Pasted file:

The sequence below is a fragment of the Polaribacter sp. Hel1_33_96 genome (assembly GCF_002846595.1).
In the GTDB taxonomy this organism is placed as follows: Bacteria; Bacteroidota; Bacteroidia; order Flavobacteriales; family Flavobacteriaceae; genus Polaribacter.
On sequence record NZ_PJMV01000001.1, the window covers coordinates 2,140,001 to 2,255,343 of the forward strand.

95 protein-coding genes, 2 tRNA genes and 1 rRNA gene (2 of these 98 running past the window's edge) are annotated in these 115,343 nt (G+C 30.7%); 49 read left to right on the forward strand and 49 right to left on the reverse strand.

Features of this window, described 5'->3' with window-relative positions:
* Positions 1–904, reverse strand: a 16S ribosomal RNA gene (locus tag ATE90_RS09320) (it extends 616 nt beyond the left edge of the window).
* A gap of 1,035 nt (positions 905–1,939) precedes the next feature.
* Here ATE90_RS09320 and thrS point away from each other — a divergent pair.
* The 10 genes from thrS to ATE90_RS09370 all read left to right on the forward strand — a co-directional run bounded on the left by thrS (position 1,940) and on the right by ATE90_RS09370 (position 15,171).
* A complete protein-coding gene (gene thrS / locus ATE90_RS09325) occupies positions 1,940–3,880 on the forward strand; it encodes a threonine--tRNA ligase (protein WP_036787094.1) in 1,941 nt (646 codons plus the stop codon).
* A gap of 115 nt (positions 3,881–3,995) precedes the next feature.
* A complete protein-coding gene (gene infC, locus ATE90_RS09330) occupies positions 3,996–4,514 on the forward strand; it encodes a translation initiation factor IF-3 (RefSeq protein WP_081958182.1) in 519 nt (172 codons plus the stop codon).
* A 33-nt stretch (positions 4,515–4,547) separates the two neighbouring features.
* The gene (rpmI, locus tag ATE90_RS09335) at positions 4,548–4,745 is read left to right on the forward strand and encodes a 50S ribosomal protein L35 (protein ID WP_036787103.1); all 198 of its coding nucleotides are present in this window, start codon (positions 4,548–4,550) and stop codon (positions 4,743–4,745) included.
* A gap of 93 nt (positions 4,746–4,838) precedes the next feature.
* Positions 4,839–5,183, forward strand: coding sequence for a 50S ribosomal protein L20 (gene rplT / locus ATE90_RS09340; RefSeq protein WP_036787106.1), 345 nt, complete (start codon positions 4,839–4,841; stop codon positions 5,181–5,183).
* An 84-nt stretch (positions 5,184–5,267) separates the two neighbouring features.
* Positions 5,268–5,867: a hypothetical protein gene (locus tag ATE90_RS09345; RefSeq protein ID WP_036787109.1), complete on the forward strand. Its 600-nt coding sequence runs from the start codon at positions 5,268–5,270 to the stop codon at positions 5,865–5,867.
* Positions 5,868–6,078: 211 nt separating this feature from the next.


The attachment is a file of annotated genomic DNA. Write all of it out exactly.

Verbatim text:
The sequence below is a fragment of the Polaribacter sp. Hel1_33_96 genome (assembly GCF_002846595.1).
In the GTDB taxonomy this organism is placed as follows: Bacteria; Bacteroidota; Bacteroidia; order Flavobacteriales; family Flavobacteriaceae; genus Polaribacter.
On sequence record NZ_PJMV01000001.1, the window covers coordinates 2,140,001 to 2,255,343 of the forward strand.

95 protein-coding genes, 2 tRNA genes and 1 rRNA gene (2 of these 98 running past the window's edge) are annotated in these 115,343 nt (G+C 30.7%); 49 read left to right on the forward strand and 49 right to left on the reverse strand.

Features of this window, described 5'->3' with window-relative positions:
* Positions 1–904, reverse strand: a 16S ribosomal RNA gene (locus tag ATE90_RS09320) (it extends 616 nt beyond the left edge of the window).
* A gap of 1,035 nt (positions 905–1,939) precedes the next feature.
* Here ATE90_RS09320 and thrS point away from each other — a divergent pair.
* The 10 genes from thrS to ATE90_RS09370 all read left to right on the forward strand — a co-directional run bounded on the left by thrS (position 1,940) and on the right by ATE90_RS09370 (position 15,171).
* A complete protein-coding gene (gene thrS / locus ATE90_RS09325) occupies positions 1,940–3,880 on the forward strand; it encodes a threonine--tRNA ligase (protein WP_036787094.1) in 1,941 nt (646 codons plus the stop codon).
* A gap of 115 nt (positions 3,881–3,995) precedes the next feature.
* A complete protein-coding gene (gene infC, locus ATE90_RS09330) occupies positions 3,996–4,514 on the forward strand; it encodes a translation initiation factor IF-3 (RefSeq protein WP_081958182.1) in 519 nt (172 codons plus the stop codon).
* A 33-nt stretch (positions 4,515–4,547) separates the two neighbouring features.
* The gene (rpmI, locus tag ATE90_RS09335) at positions 4,548–4,745 is read left to right on the forward strand and encodes a 50S ribosomal protein L35 (protein ID WP_036787103.1); all 198 of its coding nucleotides are present in this window, start codon (positions 4,548–4,550) and stop codon (positions 4,743–4,745) included.
* A gap of 93 nt (positions 4,746–4,838) precedes the next feature.
* Positions 4,839–5,183, forward strand: coding sequence for a 50S ribosomal protein L20 (gene rplT / locus ATE90_RS09340; RefSeq protein WP_036787106.1), 345 nt, complete (start codon positions 4,839–4,841; stop codon positions 5,181–5,183).
* An 84-nt stretch (positions 5,184–5,267) separates the two neighbouring features.
* Positions 5,268–5,867: a hypothetical protein gene (locus tag ATE90_RS09345; RefSeq protein ID WP_036787109.1), complete on the forward strand. Its 600-nt coding sequence runs from the start codon at positions 5,268–5,270 to the stop codon at positions 5,865–5,867.
* Positions 5,868–6,078: 211 nt separating this feature from the next.